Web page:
Gender, politics and the imperial family


Yesterday, I was asked for my thoughts on gender and the Japanese imperial family by The New York Times. Sometimes, your interview doesn’t make the final version of the story; however, this time, some of my thoughts were included in Motoko Rich’s final piece. In this post, I’d like to expand on some of the questions she raised. Thanks to Ms. Rich for a thought-provoking piece!


The question of gender and imperial succession in Japan has become a pointed one, with the majority of the public supporting a change in succession laws to allow women to take the throne and remain in the imperial family after marriage.

Historically, Japan has had a number of female empresses. While unusual, it was not expressly forbidden until the Meiji era. The most recent female monarch ruled Japan in the Edo period. Empress Go-Sakuramachi (1740–1813) reigned from 1762 to 1771. This makes the claims that women cannot rule because of "tradition", or because they would undermine the legitimacy of the imperial family, suspect at best. Furthermore, let's also consider all the other royal families worldwide with women heads, such as Elizabeth II of England. It hasn't seemed to affect their legitimacy. It's clear the rhetoric of tradition here is in service of other agendas.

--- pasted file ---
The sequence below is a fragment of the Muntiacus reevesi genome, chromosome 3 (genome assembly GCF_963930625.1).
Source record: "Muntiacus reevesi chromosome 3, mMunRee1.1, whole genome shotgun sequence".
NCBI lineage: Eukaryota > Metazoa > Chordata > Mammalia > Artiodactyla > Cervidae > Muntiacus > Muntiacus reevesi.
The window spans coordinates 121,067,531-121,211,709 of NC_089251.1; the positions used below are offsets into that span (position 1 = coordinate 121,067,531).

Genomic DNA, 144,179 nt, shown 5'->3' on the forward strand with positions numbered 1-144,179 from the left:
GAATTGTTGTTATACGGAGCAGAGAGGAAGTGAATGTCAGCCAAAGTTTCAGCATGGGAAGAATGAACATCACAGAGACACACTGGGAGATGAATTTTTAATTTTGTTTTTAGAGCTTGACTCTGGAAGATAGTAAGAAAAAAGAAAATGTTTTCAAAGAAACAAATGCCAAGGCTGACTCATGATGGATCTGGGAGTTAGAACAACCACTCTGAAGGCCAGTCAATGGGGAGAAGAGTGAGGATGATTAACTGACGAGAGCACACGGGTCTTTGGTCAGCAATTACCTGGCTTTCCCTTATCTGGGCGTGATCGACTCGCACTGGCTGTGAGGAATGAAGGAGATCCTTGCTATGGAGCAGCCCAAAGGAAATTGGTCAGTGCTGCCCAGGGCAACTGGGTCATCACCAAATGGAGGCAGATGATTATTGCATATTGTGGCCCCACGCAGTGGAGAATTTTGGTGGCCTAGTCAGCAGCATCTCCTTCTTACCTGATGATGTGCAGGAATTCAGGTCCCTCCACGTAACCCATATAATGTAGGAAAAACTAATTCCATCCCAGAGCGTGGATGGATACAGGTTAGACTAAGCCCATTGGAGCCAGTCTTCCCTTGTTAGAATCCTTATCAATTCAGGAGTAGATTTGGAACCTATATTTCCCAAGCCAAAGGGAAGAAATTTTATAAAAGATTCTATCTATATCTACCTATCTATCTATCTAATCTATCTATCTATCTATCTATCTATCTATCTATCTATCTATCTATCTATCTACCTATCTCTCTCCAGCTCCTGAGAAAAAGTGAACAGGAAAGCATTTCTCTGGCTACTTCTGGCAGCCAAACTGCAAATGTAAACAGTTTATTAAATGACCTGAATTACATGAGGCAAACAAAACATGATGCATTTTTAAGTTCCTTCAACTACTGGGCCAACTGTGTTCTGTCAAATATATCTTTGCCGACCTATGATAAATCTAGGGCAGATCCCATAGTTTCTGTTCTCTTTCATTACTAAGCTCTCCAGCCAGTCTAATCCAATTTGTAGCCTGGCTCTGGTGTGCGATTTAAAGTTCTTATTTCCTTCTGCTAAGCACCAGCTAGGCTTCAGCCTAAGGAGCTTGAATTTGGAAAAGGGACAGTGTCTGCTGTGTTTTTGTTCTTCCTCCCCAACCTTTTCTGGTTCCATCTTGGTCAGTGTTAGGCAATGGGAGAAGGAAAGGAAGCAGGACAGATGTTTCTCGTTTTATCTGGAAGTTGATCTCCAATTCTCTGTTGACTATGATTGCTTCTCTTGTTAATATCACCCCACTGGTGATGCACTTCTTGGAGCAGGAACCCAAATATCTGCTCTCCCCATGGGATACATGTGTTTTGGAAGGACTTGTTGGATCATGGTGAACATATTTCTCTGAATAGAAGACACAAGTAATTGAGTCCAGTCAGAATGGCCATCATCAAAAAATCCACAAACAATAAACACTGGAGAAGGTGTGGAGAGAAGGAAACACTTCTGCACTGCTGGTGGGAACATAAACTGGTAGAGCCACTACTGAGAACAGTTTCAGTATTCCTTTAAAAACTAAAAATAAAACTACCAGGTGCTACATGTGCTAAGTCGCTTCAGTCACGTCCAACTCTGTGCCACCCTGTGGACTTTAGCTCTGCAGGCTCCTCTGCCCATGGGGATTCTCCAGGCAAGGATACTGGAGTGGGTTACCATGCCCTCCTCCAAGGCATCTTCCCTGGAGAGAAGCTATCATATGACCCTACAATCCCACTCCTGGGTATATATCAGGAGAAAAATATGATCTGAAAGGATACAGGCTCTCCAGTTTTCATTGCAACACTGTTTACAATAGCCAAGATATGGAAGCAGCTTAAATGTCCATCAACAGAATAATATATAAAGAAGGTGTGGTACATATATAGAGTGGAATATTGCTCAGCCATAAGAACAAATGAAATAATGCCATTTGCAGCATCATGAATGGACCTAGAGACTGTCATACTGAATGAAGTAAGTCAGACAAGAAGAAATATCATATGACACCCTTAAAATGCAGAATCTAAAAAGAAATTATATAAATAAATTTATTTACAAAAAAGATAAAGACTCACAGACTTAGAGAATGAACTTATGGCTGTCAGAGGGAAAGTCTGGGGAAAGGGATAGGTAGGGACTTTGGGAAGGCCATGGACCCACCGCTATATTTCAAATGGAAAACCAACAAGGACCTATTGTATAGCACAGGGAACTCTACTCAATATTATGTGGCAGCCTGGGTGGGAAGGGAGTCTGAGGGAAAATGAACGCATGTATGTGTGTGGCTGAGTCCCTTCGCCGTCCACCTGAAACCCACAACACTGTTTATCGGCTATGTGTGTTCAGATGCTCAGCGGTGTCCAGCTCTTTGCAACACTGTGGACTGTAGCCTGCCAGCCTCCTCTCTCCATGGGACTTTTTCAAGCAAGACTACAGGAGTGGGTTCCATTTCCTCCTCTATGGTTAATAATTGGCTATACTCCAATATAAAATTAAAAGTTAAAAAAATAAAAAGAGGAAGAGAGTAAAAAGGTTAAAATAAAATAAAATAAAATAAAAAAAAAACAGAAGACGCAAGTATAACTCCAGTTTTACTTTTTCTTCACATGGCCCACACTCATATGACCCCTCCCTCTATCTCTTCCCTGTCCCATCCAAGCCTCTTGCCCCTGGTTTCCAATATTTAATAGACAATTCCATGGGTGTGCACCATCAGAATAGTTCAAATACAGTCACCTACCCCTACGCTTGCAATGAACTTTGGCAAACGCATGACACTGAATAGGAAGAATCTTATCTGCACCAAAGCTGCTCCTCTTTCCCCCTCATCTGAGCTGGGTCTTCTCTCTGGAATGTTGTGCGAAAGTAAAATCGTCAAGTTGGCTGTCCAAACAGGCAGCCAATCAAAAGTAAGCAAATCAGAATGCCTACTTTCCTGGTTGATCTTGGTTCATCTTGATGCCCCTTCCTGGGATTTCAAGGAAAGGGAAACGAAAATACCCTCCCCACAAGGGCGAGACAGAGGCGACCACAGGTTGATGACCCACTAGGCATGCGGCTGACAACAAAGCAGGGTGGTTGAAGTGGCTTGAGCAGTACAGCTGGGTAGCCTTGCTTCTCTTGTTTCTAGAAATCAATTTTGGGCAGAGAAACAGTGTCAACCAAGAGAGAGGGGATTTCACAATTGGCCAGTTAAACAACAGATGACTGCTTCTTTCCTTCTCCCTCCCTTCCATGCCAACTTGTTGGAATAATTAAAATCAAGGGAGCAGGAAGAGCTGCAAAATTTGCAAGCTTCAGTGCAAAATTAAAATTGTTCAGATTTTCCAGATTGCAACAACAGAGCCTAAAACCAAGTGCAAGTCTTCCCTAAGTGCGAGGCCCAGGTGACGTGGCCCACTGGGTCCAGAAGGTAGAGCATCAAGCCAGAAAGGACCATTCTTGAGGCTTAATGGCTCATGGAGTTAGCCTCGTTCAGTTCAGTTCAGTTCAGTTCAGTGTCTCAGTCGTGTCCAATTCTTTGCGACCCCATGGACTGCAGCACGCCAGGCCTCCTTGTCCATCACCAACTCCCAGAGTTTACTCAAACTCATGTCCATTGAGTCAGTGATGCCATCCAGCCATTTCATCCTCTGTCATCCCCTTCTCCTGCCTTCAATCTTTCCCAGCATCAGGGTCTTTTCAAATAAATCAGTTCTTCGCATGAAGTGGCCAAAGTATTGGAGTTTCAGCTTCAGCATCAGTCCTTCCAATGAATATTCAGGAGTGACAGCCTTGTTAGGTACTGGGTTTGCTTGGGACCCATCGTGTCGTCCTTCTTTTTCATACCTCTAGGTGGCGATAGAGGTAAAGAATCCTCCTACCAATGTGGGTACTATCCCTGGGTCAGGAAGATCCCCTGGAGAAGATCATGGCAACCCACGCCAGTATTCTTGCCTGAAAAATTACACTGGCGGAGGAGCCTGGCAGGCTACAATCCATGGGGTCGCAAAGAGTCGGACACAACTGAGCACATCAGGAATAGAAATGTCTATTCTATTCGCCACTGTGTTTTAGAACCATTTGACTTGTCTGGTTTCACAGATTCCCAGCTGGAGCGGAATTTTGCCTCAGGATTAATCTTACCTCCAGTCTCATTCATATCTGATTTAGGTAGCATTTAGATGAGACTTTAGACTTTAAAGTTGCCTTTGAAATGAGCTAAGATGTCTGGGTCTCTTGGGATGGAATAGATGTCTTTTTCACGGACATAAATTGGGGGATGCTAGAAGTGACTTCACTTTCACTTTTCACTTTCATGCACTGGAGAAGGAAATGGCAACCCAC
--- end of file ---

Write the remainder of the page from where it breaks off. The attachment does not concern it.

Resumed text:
In addition to being out of step with public opinion, the strict rules about women in the imperial family have resulted in a shrinking institution with only one male heir in the coming generation. In the case of the future empress Masako, the policy of male heirs only created severe pressures to give birth to a son, which is well documented. What is more overlooked is the fact that this policy also places great stress on the only male heir of the next generation—indeed, just this week it was announced that knives were found in the prince’s desk. It’s difficult to imagine he will become less of a target as he ages. In light of the pressure its shrinking ranks place on all members of the imperial family, this abdication and transfer of the throne should serve as a chance to re-evaluate the role of women in the monarchy and in Japanese society as a whole. 

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Kathryn M. TANAKA

Kathryn M. TANAKA

Cultural and Historical Studies

Associate Professor

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